How to Care For Hardwood Floors

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Hardwood floors can give your house a more modern look. Plus, they are an attractive alternative to carpet, linoleum, or tile. But in order to properly protect the hardwood floors in your home, you must care for them properly. This means dusting and sweeping regularly, as well as performing other maintenance tasks, including mopping, polishing, and refinishing your hardwood floors throughout the year.
In the article below, Part 1 explains daily care of your hardwood floors, Part 2 details what you should do on a weekly basis, Part 3 gives monthly guidelines for hardwood floor maintenance, and Part 4 describes what you should do for long-term hardwood floor care.

Part 1 of 4: Daily hardwood floor care

Materials Needed
  • Dustpan
  • Hand broom
  • Microfiber mop or broom
Cleaning your hardwood floors on a daily basis ensures that you keep them dirt-free throughout the weeks and months ahead. Sweeping daily also allows you to minimize dirt and dust, making it easier to clean more completely later on.
When sweeping your floors each day, you have one of two options for removing dirt, including:
  • Microfiber mop: The first option is a microfiber mop. Using static electricity to attract dirt particles, a microfiber mop keeps your floors scratch free as it traps the dirt within the folds of the cleaning pads.
  • Broom: While not as efficient as a microfiber mop, a broom can also keep your hardwood floors clean of dirt and other debris. But, a broom tends to push the dirt around on the floor, with you still needing to remove it using a dustpan and a hand broom.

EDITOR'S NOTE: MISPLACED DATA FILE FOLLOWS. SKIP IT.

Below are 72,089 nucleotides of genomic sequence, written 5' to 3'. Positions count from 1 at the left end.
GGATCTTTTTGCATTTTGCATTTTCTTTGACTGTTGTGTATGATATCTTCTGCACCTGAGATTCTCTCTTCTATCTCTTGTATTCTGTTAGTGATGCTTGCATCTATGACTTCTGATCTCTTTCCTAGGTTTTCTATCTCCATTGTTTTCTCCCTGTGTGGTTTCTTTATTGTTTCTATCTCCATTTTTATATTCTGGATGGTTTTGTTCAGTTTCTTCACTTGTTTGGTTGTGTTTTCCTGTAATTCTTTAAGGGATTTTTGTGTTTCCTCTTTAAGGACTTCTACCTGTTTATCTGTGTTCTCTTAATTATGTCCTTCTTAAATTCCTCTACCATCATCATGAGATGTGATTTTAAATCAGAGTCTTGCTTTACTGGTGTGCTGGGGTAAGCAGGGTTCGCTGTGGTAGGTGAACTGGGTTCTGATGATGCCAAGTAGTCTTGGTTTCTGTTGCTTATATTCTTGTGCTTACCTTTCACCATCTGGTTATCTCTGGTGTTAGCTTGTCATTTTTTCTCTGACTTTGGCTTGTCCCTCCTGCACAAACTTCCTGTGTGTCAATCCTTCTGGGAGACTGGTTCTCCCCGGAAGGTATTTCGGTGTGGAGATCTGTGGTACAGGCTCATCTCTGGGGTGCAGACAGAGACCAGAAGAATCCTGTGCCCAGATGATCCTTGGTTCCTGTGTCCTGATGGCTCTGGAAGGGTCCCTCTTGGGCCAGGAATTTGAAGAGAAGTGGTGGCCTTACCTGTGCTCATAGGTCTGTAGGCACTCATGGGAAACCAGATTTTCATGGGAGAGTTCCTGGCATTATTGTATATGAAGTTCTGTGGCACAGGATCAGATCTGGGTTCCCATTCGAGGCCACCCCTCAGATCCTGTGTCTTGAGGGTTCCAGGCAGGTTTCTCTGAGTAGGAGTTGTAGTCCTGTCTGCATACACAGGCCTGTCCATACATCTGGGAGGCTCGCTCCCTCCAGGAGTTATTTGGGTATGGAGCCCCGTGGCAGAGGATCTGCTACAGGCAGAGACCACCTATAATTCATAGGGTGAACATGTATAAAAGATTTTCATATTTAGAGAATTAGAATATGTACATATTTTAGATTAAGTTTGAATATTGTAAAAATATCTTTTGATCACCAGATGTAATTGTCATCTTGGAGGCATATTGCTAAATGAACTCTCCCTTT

Part 2 of 4: Weekly hardwood floor care

Materials Needed
  • Hardwood floor cleaner
  • Mop
  • Vacuum
You should vacuum and mop your hardwood floors at least once a week. This helps remove dirt and debris, as well as allows you to get into hard-to-reach corners. The following section walks you through the steps of vacuuming and mopping your floors.
Step 1: Move the furniture. Start by moving any furniture, such as tables, chairs, and other items, out of the area you want to clean.
You might consider cleaning your hardwood floors one area at a time, especially if you need to move a lot of furniture around. In addition, get furniture pads to place underneath the feet of your heavier furniture to make it easier to move without scuffing the floor.
Step 2: Vacuum the floor. Next, vacuum the floor to get rid of any dirt or larger debris.
Be careful when using the vacuum so that you don’t damage the floor with the wheels of the vacuum. Also, you should get a vacuum without a beater bar to prevent damage to your hardwood floor. The beater bar is the bristled roller that you find at the bottom front of many vacuums.
Step 3: Mop the floor. Finally, using a hardwood floor cleaner, mop the floor using a mop.
Avoid oversaturation of the mop head, as too much water could damage your floors. To avoid this, make sure to wring out any excess moisture before mopping your floor.

Part 3 of 4: Monthly hardwood floor care

Materials Needed
  • Hardwood floor polish
  • Polish applicator or roller
About once a month, you need to polish your hardwood floors. Applying polish to your floors seals them and fills in any cracks and scratches that develop in your floors over time. To polish your hardwood floors, follow the steps below.
Step 1: Apply polish. Start in a far corner of the room, and work your way out.
Smooth out the polish along the grain of the wood of the floors, working in small sections.
Step 2: Move from section to section. As you move from one section to the next, feather out the polish to create a smooth transition.
Continue this technique until you have completely polished the area of hardwood floor.
Step 3: Plan an exit. As you apply the polish, make sure that you plan how you are going to apply it so that you don’t literally paint yourself into a corner.
You need to plan it so that you finish at one of the room’s exits, or at least at another area you plan on applying polish to later.
Step 4: Allow the floor to dry. Allow the polish to dry thoroughly, at least one hour, before moving any furniture back into place.

Part 4 of 4: Long-term hardwood floor care

Materials Needed
  • Buffer scuffing pads (usually maroon in color)
  • Cone filter
  • Dust mask
  • Floor buffer
  • Hardwood floor cleaner
  • Microfiber mop